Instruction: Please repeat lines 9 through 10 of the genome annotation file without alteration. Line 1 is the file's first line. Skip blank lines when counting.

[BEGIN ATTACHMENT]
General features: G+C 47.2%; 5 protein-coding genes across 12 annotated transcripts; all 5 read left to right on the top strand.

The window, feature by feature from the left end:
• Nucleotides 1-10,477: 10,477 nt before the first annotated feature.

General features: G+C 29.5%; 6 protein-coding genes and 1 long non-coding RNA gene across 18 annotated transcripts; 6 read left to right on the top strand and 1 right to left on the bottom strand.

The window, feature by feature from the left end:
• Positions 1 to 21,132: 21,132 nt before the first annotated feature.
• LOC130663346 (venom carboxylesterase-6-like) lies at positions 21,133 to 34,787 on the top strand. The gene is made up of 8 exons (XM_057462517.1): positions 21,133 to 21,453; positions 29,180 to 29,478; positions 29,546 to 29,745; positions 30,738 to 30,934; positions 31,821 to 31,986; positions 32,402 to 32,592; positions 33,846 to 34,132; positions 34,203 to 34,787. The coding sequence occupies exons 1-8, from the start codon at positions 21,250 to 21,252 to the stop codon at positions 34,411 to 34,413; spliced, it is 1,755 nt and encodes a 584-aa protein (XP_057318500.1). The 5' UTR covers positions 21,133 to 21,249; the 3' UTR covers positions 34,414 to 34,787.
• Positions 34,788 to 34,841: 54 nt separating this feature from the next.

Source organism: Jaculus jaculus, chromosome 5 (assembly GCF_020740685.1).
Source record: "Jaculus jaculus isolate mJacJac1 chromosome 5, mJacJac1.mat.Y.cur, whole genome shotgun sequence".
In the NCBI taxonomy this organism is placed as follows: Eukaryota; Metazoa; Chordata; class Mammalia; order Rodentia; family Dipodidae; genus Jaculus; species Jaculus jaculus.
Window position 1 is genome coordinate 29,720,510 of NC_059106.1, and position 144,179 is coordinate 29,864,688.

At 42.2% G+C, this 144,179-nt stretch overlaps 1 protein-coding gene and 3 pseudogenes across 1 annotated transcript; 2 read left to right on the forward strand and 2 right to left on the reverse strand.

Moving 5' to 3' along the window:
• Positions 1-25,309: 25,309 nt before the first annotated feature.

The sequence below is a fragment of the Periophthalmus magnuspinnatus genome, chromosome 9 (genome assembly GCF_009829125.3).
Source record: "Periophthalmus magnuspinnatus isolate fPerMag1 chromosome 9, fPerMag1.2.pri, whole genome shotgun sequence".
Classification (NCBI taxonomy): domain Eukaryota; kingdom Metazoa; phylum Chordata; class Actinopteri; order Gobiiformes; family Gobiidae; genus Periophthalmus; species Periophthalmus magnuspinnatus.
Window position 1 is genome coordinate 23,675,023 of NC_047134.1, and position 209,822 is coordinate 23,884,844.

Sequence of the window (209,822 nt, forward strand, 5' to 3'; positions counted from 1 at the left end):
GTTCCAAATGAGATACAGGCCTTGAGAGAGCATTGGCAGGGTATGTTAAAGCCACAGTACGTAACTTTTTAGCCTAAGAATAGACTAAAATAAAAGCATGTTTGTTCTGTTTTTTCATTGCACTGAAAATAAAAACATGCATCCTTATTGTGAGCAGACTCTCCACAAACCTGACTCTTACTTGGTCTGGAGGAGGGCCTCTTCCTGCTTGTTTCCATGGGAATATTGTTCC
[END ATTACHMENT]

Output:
Source organism: Jaculus jaculus, chromosome 5 (assembly GCF_020740685.1).
Source record: "Jaculus jaculus isolate mJacJac1 chromosome 5, mJacJac1.mat.Y.cur, whole genome shotgun sequence".